ITEM PHOTO BY OWEN O’ROURKE
The Ship Restaurant on Route 1 in Lynnfield might be torn down.
By LEAH DEARBORN
LYNNFIELD — The Ship Restaurant may be on its final voyage with developers announcing plans to demolish the Route 1 landmark.
Attorney Theodore Regnante said in a press release that the property owner at 24 Broadway has filed an application with the Zoning Board of Appeals to demolish The Ship and replace it with a new building.
The plans for the new building include a 7,580-square-foot retail space and a 2,500-square-foot drive up restaurant and coffee shop, according to the release.
A 2,500-square-foot freestanding branch building for East Boston Savings Bank is also planned for the space next to the Christmas Tree Shop, which the release said will remain.
The release said construction of an adjoining 68-unit condominium project at 2 Broadway will begin in the spring under a separate developer and the new retail space is meant to complement the adjoining residential use.
Town Administrator James Boudreau said he was aware of plans to close the restaurant but that he doesn’t have additional information regarding its demolition.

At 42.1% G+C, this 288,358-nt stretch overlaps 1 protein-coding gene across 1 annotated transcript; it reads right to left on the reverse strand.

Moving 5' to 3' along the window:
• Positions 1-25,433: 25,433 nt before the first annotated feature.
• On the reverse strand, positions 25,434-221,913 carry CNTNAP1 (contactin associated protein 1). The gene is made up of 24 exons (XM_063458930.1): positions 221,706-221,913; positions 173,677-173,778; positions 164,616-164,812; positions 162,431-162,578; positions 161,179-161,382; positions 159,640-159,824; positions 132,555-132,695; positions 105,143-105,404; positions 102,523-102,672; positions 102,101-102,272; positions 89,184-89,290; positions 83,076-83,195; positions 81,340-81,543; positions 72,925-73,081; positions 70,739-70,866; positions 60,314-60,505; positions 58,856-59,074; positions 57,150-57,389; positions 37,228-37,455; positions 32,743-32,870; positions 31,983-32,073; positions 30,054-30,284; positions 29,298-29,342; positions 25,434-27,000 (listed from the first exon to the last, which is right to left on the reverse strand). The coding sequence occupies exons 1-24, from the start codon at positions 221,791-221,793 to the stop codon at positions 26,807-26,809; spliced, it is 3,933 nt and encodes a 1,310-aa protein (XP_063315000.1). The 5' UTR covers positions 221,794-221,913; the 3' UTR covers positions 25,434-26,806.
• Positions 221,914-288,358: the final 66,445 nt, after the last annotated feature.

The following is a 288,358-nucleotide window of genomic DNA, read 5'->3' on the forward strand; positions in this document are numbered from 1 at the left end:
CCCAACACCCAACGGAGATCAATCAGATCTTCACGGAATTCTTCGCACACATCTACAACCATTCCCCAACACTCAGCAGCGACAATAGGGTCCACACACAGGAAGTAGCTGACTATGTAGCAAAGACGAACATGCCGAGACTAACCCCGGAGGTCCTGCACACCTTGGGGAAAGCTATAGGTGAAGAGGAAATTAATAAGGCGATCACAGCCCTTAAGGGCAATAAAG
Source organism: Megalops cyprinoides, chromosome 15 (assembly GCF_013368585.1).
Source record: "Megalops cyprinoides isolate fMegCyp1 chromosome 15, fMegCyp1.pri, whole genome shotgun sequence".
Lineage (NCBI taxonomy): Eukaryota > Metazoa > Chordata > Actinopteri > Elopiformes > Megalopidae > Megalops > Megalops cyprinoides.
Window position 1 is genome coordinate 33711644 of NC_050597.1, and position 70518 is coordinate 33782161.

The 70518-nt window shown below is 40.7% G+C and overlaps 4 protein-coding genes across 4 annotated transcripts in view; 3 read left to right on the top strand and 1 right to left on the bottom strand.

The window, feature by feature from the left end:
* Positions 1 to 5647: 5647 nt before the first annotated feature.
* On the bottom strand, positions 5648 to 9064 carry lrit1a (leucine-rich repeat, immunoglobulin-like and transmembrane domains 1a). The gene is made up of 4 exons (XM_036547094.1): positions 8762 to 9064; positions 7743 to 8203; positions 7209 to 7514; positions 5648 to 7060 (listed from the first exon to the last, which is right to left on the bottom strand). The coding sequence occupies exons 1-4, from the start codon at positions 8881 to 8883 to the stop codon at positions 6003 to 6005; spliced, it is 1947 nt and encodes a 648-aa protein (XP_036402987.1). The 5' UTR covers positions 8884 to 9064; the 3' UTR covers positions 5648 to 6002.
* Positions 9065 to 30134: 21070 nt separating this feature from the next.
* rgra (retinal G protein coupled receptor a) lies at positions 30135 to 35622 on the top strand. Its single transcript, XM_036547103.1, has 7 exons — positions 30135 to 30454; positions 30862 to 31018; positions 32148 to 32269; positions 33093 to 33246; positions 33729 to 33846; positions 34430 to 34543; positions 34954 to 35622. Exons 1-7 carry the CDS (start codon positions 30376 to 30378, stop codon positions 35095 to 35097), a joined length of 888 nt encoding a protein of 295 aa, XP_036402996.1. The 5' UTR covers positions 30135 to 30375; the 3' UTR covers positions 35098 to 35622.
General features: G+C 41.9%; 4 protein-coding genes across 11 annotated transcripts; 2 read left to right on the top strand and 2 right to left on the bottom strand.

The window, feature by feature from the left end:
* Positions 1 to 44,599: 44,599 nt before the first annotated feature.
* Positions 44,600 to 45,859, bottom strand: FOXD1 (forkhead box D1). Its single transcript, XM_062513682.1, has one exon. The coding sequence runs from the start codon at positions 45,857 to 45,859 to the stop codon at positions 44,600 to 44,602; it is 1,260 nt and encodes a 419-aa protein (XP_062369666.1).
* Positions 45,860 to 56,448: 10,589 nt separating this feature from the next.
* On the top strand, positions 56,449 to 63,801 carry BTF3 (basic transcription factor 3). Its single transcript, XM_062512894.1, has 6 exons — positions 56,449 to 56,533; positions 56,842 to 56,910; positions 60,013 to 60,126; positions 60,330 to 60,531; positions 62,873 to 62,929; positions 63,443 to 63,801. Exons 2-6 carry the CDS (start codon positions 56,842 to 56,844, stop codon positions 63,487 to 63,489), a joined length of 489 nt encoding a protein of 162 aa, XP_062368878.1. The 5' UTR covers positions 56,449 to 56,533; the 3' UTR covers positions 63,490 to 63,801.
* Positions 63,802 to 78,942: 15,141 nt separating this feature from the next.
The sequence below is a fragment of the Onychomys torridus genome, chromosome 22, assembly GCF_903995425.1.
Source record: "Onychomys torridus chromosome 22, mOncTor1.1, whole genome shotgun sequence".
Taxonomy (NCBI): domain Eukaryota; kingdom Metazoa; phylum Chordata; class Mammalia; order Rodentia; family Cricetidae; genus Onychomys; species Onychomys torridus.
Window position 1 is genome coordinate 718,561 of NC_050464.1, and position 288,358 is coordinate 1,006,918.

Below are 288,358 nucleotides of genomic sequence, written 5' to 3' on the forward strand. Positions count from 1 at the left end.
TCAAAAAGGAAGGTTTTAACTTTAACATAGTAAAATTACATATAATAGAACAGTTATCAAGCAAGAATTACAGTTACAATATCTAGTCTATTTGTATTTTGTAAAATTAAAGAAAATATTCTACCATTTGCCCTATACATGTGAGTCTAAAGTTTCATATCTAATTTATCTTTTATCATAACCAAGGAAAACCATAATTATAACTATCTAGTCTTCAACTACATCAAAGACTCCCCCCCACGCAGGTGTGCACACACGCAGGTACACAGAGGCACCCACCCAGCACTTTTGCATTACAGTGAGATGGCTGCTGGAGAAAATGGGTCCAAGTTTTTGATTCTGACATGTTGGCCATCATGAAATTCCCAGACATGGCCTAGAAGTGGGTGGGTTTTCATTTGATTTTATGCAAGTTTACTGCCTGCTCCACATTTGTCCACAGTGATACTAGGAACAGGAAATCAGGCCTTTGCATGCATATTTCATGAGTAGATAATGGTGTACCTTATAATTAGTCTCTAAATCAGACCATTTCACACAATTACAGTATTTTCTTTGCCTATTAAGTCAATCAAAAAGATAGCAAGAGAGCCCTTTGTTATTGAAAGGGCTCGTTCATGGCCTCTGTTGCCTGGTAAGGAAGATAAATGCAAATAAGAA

The property is owned by Ship Mall, LLC, a division of Allston-based Micozzi Management Inc. It was last purchased in 2007 for $16,500,000.
“I’m saddened by it,” said Linda Gillon of the Lynnfield Historical Society. “It’s a landmark on Route 1. They protected the dinosaur in Saugus. I think there’s a lot of sentiment in Lynnfield, but it just doesn’t get expressed.”
The Ship was built in 1925 by retired sea captain James F. Wilkinson from Gloucester, said the history section of the restaurant’s website.
It began as a refreshment stand on the Newburyport Turnpike and has evolved into a landmark recognizable for its nautical decor and exterior.
The release said the plans, which are on file with the Building Department, show improved access off Daly Road and Route 1, as well as additional landscaping at the site.
The demolition will be discussed at the Zoning Board of Appeals hearing Feb. 7 and at a Conservation Commission hearing on Feb. 21.
Attempts to reach restaurant management were unsuccessful.
Leah Dearborn can be reached at [email protected]